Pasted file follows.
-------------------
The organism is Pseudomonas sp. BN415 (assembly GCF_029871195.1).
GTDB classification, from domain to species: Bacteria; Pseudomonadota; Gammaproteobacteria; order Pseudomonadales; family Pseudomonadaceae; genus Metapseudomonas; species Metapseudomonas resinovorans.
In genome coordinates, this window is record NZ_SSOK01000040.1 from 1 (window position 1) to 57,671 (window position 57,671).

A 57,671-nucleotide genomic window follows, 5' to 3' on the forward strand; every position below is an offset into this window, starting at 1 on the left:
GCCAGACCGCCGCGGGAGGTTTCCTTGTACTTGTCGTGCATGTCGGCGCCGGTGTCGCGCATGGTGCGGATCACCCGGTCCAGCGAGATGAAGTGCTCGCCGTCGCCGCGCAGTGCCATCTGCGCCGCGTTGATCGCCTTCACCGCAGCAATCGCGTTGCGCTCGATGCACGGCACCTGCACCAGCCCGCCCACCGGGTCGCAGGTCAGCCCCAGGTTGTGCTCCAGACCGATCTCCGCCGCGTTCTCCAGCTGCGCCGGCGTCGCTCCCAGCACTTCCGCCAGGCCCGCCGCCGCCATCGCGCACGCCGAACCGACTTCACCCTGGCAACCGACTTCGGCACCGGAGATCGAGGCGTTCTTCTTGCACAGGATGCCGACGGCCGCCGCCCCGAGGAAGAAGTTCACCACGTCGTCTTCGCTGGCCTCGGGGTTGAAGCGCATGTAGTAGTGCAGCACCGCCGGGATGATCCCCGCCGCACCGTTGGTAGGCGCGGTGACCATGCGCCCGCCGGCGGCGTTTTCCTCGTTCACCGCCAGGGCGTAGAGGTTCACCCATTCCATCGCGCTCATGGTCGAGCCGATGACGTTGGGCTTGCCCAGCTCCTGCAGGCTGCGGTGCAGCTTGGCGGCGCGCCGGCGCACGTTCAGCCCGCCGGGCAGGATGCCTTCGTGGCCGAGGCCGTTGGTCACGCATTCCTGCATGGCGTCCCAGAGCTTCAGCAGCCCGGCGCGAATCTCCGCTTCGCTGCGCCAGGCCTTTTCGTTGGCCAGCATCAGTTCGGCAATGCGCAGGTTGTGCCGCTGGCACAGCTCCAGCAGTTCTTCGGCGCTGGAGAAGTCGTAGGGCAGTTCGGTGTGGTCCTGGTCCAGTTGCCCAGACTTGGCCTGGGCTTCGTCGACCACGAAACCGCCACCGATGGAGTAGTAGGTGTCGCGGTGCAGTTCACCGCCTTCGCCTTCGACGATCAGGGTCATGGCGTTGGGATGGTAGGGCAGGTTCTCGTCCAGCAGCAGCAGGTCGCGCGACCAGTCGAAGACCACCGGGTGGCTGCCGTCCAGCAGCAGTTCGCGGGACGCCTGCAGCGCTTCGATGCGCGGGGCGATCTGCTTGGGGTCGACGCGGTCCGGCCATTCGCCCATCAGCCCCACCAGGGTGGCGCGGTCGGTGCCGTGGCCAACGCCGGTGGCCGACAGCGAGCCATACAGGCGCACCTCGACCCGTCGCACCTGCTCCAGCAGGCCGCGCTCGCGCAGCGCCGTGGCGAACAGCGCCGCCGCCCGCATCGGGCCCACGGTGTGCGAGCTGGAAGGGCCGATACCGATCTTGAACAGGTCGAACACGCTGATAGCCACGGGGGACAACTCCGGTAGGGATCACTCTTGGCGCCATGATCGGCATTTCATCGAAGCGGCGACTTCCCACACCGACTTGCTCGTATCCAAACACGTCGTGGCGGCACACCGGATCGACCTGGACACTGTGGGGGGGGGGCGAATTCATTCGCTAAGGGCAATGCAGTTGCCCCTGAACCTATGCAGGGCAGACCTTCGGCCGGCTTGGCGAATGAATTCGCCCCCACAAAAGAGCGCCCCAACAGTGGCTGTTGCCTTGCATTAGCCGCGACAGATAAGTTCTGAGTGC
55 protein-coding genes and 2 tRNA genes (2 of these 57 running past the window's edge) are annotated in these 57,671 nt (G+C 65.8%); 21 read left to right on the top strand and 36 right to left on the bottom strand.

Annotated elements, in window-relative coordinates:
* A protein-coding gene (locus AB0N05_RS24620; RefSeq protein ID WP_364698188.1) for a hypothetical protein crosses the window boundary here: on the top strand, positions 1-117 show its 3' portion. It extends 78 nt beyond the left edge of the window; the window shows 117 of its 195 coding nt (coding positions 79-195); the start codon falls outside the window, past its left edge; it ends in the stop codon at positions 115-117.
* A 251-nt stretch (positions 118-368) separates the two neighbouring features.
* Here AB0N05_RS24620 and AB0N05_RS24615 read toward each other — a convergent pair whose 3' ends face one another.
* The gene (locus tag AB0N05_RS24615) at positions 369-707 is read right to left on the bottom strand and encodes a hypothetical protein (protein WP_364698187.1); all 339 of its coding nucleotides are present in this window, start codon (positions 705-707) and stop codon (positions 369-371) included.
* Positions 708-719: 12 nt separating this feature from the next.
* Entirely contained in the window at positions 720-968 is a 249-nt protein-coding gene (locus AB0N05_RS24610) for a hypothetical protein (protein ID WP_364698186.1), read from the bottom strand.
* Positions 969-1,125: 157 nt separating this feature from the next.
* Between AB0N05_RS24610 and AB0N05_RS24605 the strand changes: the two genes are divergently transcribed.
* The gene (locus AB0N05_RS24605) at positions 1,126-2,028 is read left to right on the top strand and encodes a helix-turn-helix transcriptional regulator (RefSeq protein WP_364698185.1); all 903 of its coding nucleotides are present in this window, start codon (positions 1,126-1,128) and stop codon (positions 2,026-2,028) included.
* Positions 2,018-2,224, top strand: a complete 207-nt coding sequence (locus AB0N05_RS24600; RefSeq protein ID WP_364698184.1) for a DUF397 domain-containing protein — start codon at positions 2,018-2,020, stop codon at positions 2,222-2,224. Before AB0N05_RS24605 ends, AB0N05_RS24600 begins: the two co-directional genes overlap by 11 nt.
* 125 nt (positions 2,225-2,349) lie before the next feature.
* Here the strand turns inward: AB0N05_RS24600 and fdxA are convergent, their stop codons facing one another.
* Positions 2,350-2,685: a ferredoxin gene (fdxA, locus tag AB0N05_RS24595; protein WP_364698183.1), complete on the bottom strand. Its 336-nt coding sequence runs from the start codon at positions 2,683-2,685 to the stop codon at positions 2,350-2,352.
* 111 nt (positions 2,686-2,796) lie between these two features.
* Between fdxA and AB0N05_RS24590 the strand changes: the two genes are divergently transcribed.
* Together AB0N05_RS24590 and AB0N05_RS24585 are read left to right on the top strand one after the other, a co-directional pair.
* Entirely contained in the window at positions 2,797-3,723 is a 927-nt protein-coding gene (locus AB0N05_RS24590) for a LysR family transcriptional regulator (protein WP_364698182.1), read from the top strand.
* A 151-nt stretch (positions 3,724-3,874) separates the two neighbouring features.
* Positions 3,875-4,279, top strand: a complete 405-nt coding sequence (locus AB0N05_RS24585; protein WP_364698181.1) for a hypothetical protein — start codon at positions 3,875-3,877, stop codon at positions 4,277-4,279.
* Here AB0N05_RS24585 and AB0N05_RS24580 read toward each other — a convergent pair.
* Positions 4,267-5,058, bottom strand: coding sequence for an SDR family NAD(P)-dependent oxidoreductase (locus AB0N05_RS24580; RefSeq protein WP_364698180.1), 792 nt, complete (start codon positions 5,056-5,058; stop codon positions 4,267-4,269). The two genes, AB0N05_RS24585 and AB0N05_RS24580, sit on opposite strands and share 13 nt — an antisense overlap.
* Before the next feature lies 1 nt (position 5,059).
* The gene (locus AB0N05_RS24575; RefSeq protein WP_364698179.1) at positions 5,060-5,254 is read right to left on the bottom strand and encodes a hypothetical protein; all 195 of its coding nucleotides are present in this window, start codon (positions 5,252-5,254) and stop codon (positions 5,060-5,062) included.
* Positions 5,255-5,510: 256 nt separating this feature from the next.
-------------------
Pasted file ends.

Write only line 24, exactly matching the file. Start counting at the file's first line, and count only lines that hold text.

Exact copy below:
* Entirely contained in the window at positions 2,797-3,723 is a 927-nt protein-coding gene (locus AB0N05_RS24590) for a LysR family transcriptional regulator (protein WP_364698182.1), read from the top strand.